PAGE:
Due to the dynamic nature of dryland ecosystems, it is important to accurately monitor changes in vegetation cover and ecohydrological properties that are occurring. Many dryland regions in sub-Saharan Africa are currently showing a greening trend, which is sometimes attributed to woody encroachment of the savannah (Hermann et al., 2005; Andela et al., 2013; Mitchard & Flintrop, 2013). However, this trend is not spatially uniform, with human disturbances potentially limiting the recovery or development of the woody vegetation in dry environments (Hermann et al., 2005). The increase of woody cover in the savannah will likely trigger numerous ecohydrological feedbacks to the regional climate system, such as an increase in transpiration due to increased rooting depth, increased leaf area, and changes in the ratio of transpiration to total evapotranspiration (Huxman et al., 2005). However, this increase in ecosystem transpiration could be counteracted by a reduced transpiration per unit leaf area caused by elevated atmospheric CO2 concentrations. The increased availability of CO2 for photosynthesis could limit stomatal conductance and increase water use efficiency, especially in C3 plants (Bond, 2008). How the ecohydrology of the African drylands will change in the future with expected climatic changes, and how this will affect or will be affected by the vegetation, are still largely unresolved questions. Uncertainties related to changes in human disturbances, land-use changes, and other socioeconomic mechanisms add to the already complex nature of dryland ecosystems.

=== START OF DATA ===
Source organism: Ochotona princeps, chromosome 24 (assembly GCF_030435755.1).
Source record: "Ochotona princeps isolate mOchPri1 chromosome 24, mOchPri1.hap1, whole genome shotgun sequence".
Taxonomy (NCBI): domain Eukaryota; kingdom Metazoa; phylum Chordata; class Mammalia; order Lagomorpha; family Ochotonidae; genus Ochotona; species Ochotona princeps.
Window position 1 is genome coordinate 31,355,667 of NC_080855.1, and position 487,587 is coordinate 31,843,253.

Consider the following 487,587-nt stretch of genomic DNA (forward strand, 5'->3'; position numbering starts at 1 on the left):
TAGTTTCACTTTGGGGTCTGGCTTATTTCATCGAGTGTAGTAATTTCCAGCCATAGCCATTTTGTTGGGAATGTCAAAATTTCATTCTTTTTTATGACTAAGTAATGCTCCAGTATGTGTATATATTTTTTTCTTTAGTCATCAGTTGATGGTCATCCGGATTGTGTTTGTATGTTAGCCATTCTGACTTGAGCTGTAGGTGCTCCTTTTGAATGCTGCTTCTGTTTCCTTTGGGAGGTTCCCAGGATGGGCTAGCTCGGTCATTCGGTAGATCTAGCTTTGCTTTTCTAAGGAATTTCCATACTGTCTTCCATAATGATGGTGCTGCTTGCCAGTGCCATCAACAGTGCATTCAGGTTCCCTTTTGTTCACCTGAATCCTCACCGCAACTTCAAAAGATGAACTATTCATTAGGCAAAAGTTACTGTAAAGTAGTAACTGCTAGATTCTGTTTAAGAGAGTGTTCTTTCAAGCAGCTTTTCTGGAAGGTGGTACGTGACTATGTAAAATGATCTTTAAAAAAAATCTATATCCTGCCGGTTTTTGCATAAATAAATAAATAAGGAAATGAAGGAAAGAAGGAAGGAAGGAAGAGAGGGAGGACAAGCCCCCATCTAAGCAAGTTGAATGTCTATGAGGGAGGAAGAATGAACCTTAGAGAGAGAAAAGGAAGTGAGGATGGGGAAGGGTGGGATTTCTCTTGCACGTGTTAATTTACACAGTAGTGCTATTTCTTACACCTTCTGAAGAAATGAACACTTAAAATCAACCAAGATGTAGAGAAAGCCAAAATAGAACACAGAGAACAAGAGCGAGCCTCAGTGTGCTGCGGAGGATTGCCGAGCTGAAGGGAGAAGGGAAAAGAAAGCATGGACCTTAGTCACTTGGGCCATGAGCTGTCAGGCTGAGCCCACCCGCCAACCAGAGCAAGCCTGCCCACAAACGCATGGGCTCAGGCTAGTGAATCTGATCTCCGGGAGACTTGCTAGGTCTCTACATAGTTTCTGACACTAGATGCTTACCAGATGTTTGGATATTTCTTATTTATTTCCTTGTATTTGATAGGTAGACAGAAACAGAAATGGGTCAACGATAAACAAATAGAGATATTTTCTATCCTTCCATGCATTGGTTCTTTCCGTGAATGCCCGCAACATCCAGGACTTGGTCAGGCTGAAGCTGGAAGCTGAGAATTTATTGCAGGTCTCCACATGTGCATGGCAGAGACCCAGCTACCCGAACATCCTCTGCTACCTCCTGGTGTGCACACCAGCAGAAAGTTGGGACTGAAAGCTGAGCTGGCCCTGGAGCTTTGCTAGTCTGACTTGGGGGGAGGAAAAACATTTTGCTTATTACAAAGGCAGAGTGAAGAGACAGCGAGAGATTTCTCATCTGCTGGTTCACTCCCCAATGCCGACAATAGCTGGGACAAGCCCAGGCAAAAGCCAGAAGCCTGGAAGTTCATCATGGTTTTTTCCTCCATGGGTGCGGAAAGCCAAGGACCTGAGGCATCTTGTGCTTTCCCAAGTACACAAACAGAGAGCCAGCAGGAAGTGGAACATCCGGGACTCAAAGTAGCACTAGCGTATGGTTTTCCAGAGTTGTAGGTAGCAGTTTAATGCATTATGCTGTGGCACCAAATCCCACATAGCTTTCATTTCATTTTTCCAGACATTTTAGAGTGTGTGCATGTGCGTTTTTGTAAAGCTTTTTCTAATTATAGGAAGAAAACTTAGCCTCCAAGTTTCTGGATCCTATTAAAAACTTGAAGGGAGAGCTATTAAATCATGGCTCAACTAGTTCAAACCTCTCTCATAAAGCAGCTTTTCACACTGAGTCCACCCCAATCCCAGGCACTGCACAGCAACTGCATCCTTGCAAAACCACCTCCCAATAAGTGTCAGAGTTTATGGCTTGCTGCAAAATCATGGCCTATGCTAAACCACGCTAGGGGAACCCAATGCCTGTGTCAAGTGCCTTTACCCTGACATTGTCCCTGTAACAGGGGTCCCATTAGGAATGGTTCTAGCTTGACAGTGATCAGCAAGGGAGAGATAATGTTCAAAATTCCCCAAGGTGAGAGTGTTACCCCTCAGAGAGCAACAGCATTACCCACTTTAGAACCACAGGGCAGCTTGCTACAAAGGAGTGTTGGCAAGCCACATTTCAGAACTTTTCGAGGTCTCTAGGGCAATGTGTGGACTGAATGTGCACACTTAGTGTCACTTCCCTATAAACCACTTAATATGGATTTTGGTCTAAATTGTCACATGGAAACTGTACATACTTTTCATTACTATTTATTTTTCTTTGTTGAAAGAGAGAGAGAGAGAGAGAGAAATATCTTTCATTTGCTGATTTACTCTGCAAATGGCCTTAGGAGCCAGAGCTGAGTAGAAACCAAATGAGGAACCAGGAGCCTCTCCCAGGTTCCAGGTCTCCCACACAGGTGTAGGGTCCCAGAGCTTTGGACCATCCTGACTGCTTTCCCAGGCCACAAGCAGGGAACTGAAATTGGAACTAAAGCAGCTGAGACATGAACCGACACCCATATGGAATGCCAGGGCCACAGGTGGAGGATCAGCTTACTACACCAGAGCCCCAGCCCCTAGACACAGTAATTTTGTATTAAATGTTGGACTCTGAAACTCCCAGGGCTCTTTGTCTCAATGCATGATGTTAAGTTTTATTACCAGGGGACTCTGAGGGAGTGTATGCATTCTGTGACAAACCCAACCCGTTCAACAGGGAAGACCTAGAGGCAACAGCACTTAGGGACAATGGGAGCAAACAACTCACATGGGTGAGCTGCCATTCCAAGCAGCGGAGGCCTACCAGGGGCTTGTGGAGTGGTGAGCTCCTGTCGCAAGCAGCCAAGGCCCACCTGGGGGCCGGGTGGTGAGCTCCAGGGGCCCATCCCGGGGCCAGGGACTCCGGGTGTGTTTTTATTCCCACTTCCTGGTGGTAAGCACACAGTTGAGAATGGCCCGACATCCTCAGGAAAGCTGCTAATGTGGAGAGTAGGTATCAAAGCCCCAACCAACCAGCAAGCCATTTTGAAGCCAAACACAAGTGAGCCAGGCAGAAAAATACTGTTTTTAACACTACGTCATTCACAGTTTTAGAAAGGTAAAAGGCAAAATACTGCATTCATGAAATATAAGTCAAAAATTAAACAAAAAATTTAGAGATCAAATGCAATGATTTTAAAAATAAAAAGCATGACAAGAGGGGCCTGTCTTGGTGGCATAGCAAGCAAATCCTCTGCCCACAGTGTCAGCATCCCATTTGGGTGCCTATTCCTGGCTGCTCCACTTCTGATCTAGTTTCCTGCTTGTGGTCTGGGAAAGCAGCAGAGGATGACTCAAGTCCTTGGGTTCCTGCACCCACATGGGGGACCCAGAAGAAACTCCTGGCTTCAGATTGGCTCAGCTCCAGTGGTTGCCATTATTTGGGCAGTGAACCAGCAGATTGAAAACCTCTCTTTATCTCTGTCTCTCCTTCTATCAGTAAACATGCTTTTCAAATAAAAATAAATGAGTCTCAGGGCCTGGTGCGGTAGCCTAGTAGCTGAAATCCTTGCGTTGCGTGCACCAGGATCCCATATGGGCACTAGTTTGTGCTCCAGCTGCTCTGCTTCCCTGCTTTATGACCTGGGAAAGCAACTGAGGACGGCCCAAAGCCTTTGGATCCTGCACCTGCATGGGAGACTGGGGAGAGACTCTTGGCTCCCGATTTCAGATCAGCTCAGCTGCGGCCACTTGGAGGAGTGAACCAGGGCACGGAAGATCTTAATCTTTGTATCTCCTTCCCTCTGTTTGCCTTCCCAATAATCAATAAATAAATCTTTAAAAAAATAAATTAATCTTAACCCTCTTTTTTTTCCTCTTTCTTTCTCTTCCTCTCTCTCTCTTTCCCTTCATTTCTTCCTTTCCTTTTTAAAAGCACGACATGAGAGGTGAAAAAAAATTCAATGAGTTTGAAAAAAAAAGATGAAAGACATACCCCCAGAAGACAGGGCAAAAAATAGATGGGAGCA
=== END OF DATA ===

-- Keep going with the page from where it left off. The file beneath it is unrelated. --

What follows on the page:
Africa in general, and especially its drylands, remain a severely undersampled region direly in need of improved observations. Both in terms of atmospheric observations and ground observations, the African area is poorly sampled. Until this situation improves, satellite remote sensing is our only tool to get estimates of ecohydrological processes. Using satellites, it is possible to derive meaningful estimates of evaporation (Miralles et al., 2011; Mueller et al., 2013, and GPP, e.g., Chen et al., 2013; Poulter et al., 2014) to get more insight into water vegetation-carbon relations. However, ground-based observations using eddy covariance measurements and other procedures are badly needed to validate these satellite observations and process models. With the increasing importance of woody biomass in Africa, the significance of drylands in the global GPP (and maybe NPP as well) will increase. Understanding this trajectory is of obvious importance in predicting future climate impacts on the ecohydrological cycle using coupled climate-biogeochemical models.